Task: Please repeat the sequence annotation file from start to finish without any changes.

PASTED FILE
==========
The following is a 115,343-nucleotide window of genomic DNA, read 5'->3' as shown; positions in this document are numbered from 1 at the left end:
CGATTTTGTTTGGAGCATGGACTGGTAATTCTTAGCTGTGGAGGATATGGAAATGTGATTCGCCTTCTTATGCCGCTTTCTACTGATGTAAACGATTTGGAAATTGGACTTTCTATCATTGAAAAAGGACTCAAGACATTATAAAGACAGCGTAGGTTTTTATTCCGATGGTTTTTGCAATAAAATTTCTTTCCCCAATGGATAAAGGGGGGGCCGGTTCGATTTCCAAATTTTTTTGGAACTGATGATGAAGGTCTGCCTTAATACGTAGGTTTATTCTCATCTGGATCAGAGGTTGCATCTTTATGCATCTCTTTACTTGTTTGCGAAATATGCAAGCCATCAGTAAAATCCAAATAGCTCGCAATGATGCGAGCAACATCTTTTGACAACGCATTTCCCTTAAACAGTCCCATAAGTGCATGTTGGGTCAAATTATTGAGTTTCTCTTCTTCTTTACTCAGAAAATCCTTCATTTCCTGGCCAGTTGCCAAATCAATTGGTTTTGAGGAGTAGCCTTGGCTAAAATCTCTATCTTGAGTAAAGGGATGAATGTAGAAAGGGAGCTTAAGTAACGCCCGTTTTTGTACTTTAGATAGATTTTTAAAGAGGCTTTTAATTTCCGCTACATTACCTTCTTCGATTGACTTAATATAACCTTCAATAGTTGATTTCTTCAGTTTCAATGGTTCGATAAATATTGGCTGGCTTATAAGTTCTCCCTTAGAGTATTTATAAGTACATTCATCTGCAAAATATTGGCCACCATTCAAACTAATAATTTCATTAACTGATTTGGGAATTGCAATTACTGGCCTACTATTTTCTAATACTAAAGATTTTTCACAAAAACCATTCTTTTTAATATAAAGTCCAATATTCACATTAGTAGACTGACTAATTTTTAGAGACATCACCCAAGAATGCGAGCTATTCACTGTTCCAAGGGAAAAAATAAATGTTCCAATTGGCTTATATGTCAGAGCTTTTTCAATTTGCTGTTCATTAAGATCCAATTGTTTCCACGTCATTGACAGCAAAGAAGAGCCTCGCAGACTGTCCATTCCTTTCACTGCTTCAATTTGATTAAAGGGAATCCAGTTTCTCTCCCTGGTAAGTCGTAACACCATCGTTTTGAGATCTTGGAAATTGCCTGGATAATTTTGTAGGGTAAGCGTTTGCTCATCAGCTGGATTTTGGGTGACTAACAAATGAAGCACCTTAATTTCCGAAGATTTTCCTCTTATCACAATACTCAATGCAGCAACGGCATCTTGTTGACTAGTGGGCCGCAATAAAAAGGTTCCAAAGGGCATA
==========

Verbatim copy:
The following is a 115,343-nucleotide window of genomic DNA, read 5'->3' as shown; positions in this document are numbered from 1 at the left end:
CGATTTTGTTTGGAGCATGGACTGGTAATTCTTAGCTGTGGAGGATATGGAAATGTGATTCGCCTTCTTATGCCGCTTTCTACTGATGTAAACGATTTGGAAATTGGACTTTCTATCATTGAAAAAGGACTCAAGACATTATAAAGACAGCGTAGGTTTTTATTCCGATGGTTTTTGCAATAAAATTTCTTTCCCCAATGGATAAAGGGGGGGCCGGTTCGATTTCCAAATTTTTTTGGAACTGATGATGAAGGTCTGCCTTAATACGTAGGTTTATTCTCATCTGGATCAGAGGTTGCATCTTTATGCATCTCTTTACTTGTTTGCGAAATATGCAAGCCATCAGTAAAATCCAAATAGCTCGCAATGATGCGAGCAACATCTTTTGACAACGCATTTCCCTTAAACAGTCCCATAAGTGCATGTTGGGTCAAATTATTGAGTTTCTCTTCTTCTTTACTCAGAAAATCCTTCATTTCCTGGCCAGTTGCCAAATCAATTGGTTTTGAGGAGTAGCCTTGGCTAAAATCTCTATCTTGAGTAAAGGGATGAATGTAGAAAGGGAGCTTAAGTAACGCCCGTTTTTGTACTTTAGATAGATTTTTAAAGAGGCTTTTAATTTCCGCTACATTACCTTCTTCGATTGACTTAATATAACCTTCAATAGTTGATTTCTTCAGTTTCAATGGTTCGATAAATATTGGCTGGCTTATAAGTTCTCCCTTAGAGTATTTATAAGTACATTCATCTGCAAAATATTGGCCACCATTCAAACTAATAATTTCATTAACTGATTTGGGAATTGCAATTACTGGCCTACTATTTTCTAATACTAAAGATTTTTCACAAAAACCATTCTTTTTAATATAAAGTCCAATATTCACATTAGTAGACTGACTAATTTTTAGAGACATCACCCAAGAATGCGAGCTATTCACTGTTCCAAGGGAAAAAATAAATGTTCCAATTGGCTTATATGTCAGAGCTTTTTCAATTTGCTGTTCATTAAGATCCAATTGTTTCCACGTCATTGACAGCAAAGAAGAGCCTCGCAGACTGTCCATTCCTTTCACTGCTTCAATTTGATTAAAGGGAATCCAGTTTCTCTCCCTGGTAAGTCGTAACACCATCGTTTTGAGATCTTGGAAATTGCCTGGATAATTTTGTAGGGTAAGCGTTTGCTCATCAGCTGGATTTTGGGTGACTAACAAATGAAGCACCTTAATTTCCGAAGATTTTCCTCTTATCACAATACTCAATGCAGCAACGGCATCTTGTTGACTAGTGGGCCGCAATAAAAAGGTTCCAAAGGGCATA